Friday, February 02, 2007

Poetry Friday 35

This week's poetry offering is extracts from Alfred Lord Tennyson lengthy poem


Strong Son of God, immortal love,
Whom we, that have not seen Thy face,
By faith, and faith alone, embrace,
Believing where we cannot prove.

Thou wilt not leave us in the dust;
Thou madest man, he knows not why,
He thinks he was not made to die:
And Thou hast made him: Thou art just.

Thou seemest human and divine,
The highest, holiest manhood, Thou.
Our wills are ours, we know not how;
Ours wills are ours, to make them Thine.

Our little systems have their day;
They have their day and cease to be;
They are but broken lights of Thee,
And Thou, O Lord, art more than they.

Let knowledge grow from more to more,
But more of reverence in us dwell;
That mind and soul, according well,
May make one music as before.


Tears of the widower, when he sees
A late-lost form that sleep reveals,
And moves his doubtful arms, and feels
Her place is empty, fall like these;

Which weep a loss for ever new,
A void where heart on heart reposed;
And, where warm hands have prest and closed,
Silence, till I be silent too.

Which weeps the comrade of my choice,
An awful thought, a life removed,
The human-hearted man I loved,
A Spirit, not a breathing voice.

Come Time, and teach me, many years,
I do not suffer in a dream;
For now so strange do these things seem,
Mine eyes have leisure for their tears;

My fancies time to rise on wing,
And glance about the approaching sails,
As tho’ they brought but merchants’ bales,
And not the burthen that they bring.


If one should bring me this report,
That thou hadst touch'd the land to-day,
And I went down unto the quay,
And found thee lying in the port;

And standing, muffled round with woe,
Should see thy passengers in rank
Come stepping lightly down the plank,
And beckoning unto those they know;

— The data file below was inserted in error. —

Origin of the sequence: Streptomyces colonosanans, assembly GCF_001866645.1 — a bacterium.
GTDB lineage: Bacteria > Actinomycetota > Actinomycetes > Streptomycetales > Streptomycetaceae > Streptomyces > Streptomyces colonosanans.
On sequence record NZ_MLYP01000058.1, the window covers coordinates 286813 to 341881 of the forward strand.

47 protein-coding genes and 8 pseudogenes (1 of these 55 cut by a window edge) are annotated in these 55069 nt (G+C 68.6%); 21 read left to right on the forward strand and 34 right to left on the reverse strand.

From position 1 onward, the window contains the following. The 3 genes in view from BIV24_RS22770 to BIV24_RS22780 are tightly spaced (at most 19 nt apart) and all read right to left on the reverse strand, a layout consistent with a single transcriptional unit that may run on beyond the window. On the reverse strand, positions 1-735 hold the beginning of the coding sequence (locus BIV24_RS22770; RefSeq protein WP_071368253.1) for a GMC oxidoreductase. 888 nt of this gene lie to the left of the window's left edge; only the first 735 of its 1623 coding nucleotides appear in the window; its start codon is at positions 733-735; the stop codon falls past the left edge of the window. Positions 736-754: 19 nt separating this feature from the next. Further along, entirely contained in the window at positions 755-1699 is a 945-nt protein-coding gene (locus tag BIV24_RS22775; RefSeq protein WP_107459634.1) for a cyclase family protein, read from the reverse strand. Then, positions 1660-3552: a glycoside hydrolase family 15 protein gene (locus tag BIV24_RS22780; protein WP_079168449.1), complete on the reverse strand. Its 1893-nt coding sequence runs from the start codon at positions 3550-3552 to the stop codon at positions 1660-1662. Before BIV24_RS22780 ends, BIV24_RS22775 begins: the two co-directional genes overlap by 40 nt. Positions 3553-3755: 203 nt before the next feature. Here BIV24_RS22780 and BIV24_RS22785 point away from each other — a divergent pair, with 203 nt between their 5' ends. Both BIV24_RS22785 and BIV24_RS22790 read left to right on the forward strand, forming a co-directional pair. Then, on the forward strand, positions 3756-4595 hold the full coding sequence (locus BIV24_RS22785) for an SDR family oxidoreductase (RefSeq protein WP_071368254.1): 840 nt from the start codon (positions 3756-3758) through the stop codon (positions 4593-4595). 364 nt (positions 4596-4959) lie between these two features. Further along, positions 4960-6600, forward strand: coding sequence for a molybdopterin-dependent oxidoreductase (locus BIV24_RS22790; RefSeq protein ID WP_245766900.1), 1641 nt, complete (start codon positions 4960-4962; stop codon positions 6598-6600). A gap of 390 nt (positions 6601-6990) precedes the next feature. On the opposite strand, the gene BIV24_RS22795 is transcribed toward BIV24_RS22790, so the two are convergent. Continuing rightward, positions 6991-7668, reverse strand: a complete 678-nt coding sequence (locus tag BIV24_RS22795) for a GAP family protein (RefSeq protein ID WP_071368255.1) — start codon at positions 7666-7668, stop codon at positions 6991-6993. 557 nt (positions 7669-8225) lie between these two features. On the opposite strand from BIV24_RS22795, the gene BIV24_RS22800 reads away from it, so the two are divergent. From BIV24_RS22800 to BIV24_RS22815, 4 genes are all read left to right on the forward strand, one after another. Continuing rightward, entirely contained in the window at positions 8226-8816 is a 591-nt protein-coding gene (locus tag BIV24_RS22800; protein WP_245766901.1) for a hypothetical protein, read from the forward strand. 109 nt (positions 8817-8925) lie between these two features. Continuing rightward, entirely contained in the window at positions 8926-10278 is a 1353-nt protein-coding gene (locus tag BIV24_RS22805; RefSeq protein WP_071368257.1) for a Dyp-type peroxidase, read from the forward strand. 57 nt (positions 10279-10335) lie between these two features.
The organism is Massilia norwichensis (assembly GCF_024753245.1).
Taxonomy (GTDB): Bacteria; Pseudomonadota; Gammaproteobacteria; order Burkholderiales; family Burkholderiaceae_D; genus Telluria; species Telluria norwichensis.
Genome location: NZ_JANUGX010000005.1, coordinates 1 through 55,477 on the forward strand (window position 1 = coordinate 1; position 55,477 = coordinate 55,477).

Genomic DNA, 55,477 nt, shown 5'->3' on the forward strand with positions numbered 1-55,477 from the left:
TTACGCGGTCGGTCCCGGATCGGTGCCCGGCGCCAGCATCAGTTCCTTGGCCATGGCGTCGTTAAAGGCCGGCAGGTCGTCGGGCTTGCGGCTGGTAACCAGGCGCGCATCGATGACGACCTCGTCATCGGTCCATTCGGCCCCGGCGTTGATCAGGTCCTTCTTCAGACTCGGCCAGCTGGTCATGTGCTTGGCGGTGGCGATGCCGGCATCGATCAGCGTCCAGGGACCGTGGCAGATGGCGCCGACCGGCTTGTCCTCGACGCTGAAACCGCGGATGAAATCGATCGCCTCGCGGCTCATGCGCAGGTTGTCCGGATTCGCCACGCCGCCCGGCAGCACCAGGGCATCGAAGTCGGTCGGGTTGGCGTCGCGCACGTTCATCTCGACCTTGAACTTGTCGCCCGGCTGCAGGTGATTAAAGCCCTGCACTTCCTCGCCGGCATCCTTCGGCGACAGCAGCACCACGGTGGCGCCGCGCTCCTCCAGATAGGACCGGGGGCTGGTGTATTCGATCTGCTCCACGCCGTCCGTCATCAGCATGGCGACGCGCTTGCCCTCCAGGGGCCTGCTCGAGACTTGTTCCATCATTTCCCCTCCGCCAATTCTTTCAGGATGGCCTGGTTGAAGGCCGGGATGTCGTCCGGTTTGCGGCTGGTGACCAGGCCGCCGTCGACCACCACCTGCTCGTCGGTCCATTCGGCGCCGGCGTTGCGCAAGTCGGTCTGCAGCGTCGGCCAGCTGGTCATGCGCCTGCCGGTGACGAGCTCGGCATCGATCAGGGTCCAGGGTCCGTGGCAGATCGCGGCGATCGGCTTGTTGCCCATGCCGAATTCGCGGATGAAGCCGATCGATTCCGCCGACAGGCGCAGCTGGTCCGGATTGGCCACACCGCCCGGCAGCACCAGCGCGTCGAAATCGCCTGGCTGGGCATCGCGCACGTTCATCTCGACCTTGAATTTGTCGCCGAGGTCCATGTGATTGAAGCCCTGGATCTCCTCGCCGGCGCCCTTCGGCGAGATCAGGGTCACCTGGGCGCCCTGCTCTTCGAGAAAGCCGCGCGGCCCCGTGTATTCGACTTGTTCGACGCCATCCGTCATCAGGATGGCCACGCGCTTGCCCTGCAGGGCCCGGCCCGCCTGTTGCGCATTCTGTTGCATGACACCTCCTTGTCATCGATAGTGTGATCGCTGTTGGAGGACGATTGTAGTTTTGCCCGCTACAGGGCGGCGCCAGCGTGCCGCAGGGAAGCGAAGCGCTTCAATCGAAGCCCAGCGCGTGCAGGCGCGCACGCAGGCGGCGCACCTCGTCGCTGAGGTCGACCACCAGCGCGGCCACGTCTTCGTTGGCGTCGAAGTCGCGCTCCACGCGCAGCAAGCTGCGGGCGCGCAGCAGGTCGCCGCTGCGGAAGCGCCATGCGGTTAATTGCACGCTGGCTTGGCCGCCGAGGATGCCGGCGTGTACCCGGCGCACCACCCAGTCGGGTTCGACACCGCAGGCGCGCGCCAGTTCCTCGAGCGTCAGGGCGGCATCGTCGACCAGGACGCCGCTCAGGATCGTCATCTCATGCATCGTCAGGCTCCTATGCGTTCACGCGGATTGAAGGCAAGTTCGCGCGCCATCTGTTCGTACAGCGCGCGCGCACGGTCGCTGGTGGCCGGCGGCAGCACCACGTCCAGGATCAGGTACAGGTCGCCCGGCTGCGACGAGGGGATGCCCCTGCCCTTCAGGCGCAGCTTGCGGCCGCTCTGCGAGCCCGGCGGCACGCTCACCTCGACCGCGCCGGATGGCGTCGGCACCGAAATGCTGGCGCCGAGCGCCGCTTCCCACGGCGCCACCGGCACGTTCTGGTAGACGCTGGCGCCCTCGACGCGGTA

And if along with these should come
The man I held as half-divine;
Should strike a sudden hand in mine,
And ask a thousand things of home;

And I should tell him all my pain,
And how my life had droop'd of late,
And he should sorrow o'er my state
And marvel what possess'd my brain;

And I perceived no touch of change,
No hint of death in all his frame,
But found him all in all the same,
I should not feel it to be strange.


And was the day of my delight
As pure and perfect as I say?
The very source and fount of Day
Is dash'd with wandering isles of night.

If all was good and fair we met,
This earth had been the Paradise
It never look'd to human eyes
Since our first Sun arose and set.

And is it that the haze of grief
Makes former gladness loom so great?
The lowness of the present state,
That sets the past in this relief?

Or that the past will always win
A glory from its being far;
And orb into the perfect star
We saw not, when we moved therein?


I vex my heart with fancies dim:
He still outstript me in the race;
It was but unity of place
That made me dream I rank’d with him.
And so may Place retain us still,
And he the much-beloved again,
A lord of large experience, train
To riper growth the mind and will:

And what delights can equal those
That stir the spirit’s inner deeps,
When one that loves but knows not, reaps
A truth from one that loves and knows?


He tasted love with half his mind,
Nor ever drank the inviolate spring
Where nighest heaven, who first could fling
This bitter seed among mankind;
That could the dead, whose dying eyes
Were closed with wail, resume their life,
They would but find in child and wife
An iron welcome when they rise:

’Twas well, indeed, when warm with wine,
To pledge them with a kindly tear,
To talk them o’er, to wish them here,
To count their memories half divine;

But if they came who past away,
Behold their brides in other hands;
The hard heir strides about their lands,
And will not yield them for a day.

Yea, tho’ their sons were none of these,
Not less the yet-loved sire would make
Confusion worse than death, and shake
The pillars of domestic peace.

Ah dear, but come thou back to me:
Whatever change the years have wrought,
I find not yet one lonely thought
That cries against my wish for thee.


Thy voice is on the rolling air;
I hear thee where the waters run;
Thou standest in the rising sun,
And in the setting thou art fair.

What art thou then? I cannot guess;
But tho’ I seem in star and flower
To feel thee some diffusive power,
I do not therefore love thee less:

My love involves the love before;
My love is vaster passion now;
Tho’ mix’d with God and Nature thou,
I seem to love thee more and more.

Far off thou art, but ever nigh;
I have thee still, and I rejoice;
I prosper, circled with thy voice;
I shall not lose thee tho’ I die.

You can find the entire poem at the Poet's Corner Bookshelf - it's across several web pages as the poem is so long.

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